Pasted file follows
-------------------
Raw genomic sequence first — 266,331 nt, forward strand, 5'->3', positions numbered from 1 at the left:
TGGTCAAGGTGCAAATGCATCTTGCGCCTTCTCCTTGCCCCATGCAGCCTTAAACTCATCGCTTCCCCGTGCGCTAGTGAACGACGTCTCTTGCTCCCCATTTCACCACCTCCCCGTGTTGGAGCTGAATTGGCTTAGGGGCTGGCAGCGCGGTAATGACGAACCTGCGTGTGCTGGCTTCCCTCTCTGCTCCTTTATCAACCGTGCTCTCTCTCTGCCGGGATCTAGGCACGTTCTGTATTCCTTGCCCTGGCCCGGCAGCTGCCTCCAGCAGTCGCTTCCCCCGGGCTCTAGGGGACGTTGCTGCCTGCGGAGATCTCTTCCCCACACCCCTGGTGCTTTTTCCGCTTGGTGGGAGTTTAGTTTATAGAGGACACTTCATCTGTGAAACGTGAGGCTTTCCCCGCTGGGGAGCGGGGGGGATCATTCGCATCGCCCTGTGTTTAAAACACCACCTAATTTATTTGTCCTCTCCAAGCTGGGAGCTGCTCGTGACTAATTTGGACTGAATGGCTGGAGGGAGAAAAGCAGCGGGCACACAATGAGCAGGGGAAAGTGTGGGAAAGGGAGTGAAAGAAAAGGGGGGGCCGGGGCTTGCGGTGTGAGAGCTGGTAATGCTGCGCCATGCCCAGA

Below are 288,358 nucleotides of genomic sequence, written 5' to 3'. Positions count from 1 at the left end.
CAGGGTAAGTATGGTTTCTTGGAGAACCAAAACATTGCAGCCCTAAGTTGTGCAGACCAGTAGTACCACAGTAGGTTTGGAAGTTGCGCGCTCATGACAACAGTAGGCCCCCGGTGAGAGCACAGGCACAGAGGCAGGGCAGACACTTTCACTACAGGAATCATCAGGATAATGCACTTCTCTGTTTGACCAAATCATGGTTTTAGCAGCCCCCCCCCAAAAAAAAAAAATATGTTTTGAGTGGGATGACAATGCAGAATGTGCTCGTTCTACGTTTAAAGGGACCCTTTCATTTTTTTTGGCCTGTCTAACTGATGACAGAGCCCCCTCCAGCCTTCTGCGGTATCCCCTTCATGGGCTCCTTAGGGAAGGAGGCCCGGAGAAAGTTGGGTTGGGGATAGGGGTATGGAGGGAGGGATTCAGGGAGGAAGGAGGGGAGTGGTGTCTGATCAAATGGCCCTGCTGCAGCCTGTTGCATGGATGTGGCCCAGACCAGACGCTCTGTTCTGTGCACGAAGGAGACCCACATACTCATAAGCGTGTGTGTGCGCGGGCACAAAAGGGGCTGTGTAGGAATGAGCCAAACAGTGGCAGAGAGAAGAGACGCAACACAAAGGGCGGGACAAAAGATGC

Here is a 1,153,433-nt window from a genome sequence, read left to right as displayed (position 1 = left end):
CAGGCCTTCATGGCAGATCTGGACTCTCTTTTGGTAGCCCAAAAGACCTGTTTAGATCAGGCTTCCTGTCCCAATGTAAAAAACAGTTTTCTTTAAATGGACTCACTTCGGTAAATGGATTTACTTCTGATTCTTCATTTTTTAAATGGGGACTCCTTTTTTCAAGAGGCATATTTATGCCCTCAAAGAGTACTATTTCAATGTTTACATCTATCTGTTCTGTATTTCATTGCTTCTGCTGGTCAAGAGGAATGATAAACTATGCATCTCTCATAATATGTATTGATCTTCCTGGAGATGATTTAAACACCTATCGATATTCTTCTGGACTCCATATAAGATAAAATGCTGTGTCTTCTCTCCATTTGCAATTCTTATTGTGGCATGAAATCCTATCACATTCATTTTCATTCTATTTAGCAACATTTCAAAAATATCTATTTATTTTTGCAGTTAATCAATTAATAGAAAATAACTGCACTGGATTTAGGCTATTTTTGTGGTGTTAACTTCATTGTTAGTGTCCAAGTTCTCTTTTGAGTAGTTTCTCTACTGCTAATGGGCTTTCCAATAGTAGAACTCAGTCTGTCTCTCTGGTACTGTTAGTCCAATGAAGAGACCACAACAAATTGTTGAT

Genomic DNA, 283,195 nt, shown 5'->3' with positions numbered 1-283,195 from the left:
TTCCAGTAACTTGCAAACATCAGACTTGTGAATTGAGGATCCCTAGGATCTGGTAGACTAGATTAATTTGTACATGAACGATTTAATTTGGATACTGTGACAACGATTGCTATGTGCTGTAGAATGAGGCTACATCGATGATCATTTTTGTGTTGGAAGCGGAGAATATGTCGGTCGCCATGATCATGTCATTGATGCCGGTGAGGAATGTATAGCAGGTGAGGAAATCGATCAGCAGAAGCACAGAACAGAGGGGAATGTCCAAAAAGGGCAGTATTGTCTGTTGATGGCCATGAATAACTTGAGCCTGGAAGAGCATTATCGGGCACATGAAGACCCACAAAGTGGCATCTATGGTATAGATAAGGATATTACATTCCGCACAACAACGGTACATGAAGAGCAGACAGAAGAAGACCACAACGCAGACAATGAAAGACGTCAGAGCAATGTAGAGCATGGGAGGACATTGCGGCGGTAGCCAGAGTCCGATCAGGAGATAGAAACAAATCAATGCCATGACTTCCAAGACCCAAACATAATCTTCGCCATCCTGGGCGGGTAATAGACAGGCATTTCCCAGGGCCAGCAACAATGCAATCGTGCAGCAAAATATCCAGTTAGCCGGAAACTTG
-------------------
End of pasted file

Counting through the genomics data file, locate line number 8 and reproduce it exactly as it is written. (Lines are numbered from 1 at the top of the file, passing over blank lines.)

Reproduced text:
TTCCAGTAACTTGCAAACATCAGACTTGTGAATTGAGGATCCCTAGGATCTGGTAGACTAGATTAATTTGTACATGAACGATTTAATTTGGATACTGTGACAACGATTGCTATGTGCTGTAGAATGAGGCTACATCGATGATCATTTTTGTGTTGGAAGCGGAGAATATGTCGGTCGCCATGATCATGTCATTGATGCCGGTGAGGAATGTATAGCAGGTGAGGAAATCGATCAGCAGAAGCACAGAACAGAGGGGAATGTCCAAAAAGGGCAGTATTGTCTGTTGATGGCCATGAATAACTTGAGCCTGGAAGAGCATTATCGGGCACATGAAGACCCACAAAGTGGCATCTATGGTATAGATAAGGATATTACATTCCGCACAACAACGGTACATGAAGAGCAGACAGAAGAAGACCACAACGCAGACAATGAAAGACGTCAGAGCAATGTAGAGCATGGGAGGACATTGCGGCGGTAGCCAGAGTCCGATCAGGAGATAGAAACAAATCAATGCCATGACTTCCAAGACCCAAACATAATCTTCGCCATCCTGGGCGGGTAATAGACAGGCATTTCCCAGGGCCAGCAACAATGCAATCGTGCAGCAAAATATCCAGTTAGCCGGAAACTTG